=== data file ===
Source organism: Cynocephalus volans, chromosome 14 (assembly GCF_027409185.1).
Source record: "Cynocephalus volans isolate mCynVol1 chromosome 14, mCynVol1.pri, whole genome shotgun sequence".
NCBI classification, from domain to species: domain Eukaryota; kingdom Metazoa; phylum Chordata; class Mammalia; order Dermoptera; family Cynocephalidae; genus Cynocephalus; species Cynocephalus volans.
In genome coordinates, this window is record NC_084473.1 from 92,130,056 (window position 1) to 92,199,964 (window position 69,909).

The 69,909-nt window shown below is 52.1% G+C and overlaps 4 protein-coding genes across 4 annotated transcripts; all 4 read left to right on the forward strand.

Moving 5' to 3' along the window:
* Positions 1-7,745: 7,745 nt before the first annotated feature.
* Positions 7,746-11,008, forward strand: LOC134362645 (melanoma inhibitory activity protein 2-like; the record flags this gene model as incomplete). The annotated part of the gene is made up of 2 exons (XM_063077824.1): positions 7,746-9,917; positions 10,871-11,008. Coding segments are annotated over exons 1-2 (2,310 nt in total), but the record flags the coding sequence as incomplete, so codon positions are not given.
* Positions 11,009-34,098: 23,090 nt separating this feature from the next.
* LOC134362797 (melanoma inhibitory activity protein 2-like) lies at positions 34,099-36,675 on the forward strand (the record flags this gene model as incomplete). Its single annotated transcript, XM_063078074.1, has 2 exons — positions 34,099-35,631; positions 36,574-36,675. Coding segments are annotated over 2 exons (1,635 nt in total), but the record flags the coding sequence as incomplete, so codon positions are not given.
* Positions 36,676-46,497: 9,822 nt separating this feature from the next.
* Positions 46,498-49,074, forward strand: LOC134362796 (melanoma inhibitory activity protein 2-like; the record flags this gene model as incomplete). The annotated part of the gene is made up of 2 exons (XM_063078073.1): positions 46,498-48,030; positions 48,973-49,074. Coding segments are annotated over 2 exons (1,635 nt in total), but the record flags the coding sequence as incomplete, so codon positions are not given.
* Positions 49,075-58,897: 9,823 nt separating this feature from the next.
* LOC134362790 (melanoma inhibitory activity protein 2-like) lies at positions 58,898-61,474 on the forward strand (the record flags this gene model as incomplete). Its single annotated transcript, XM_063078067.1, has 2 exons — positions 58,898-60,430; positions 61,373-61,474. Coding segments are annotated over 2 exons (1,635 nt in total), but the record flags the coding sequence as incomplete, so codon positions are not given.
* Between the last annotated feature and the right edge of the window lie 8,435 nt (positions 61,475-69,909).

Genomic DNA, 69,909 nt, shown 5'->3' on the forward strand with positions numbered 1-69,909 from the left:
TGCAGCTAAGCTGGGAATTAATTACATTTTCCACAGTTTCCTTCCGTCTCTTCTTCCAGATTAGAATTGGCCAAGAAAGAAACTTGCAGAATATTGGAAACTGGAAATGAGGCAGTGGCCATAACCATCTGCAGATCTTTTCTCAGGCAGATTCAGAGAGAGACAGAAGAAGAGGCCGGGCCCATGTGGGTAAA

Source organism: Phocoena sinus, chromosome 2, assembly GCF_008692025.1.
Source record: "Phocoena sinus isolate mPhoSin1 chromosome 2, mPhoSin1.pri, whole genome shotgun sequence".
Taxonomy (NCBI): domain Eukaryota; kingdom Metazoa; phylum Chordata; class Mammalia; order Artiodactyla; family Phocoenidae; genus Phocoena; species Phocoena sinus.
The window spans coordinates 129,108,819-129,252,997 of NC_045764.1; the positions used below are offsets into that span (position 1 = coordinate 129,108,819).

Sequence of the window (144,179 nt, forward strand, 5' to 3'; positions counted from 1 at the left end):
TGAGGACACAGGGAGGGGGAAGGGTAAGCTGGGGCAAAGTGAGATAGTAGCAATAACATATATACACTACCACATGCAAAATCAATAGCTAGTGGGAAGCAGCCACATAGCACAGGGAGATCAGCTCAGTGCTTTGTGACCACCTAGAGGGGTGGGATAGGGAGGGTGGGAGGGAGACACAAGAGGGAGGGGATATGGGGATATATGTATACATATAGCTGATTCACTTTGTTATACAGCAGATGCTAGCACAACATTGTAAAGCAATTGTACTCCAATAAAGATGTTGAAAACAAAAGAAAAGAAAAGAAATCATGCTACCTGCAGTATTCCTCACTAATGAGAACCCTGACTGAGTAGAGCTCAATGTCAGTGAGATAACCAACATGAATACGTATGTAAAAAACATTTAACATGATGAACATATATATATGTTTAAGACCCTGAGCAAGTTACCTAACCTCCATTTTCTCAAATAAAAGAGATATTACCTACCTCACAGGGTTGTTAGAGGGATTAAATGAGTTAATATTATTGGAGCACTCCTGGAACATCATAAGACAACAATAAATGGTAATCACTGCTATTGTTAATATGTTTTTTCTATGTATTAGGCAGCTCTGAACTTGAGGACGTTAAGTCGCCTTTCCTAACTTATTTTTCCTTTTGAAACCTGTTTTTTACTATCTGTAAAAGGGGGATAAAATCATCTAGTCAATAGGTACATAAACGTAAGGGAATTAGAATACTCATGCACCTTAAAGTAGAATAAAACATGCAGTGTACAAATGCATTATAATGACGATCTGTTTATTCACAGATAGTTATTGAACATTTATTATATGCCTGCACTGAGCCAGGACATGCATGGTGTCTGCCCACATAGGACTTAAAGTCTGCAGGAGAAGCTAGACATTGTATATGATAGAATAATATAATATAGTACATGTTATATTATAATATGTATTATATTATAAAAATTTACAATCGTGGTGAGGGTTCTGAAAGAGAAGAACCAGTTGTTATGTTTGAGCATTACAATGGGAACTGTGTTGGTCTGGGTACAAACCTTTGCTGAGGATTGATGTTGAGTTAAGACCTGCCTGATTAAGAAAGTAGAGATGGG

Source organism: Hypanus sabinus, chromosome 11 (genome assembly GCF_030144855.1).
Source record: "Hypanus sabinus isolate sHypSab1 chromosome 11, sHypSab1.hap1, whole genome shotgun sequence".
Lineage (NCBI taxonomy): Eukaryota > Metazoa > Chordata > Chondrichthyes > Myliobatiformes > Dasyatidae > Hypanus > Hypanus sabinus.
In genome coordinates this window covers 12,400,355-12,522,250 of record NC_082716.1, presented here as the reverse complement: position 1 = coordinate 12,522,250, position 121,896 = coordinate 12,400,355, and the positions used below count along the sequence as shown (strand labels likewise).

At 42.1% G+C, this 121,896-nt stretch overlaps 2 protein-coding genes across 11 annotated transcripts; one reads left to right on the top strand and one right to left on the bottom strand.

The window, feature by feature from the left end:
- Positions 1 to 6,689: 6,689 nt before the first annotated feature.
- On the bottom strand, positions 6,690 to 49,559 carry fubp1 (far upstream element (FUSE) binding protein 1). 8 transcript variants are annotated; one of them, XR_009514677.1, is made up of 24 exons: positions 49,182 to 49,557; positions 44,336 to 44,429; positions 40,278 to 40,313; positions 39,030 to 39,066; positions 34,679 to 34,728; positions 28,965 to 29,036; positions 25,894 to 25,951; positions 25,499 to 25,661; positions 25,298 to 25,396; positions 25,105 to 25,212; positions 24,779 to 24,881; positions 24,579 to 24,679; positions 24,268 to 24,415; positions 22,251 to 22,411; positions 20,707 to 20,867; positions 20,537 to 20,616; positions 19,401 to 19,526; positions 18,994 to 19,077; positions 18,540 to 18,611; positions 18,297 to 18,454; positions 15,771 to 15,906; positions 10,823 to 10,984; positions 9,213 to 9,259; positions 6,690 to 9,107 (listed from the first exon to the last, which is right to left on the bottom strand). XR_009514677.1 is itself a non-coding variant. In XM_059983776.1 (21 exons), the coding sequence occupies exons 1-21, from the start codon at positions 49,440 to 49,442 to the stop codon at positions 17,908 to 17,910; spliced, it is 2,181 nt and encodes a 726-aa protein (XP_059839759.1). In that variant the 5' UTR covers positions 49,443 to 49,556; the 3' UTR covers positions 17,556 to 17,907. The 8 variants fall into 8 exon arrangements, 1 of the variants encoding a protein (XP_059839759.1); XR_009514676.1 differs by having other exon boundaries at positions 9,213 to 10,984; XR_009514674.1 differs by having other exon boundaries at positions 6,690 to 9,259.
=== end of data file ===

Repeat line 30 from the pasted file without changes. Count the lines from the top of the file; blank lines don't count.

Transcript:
- Positions 1 to 6,689: 6,689 nt before the first annotated feature.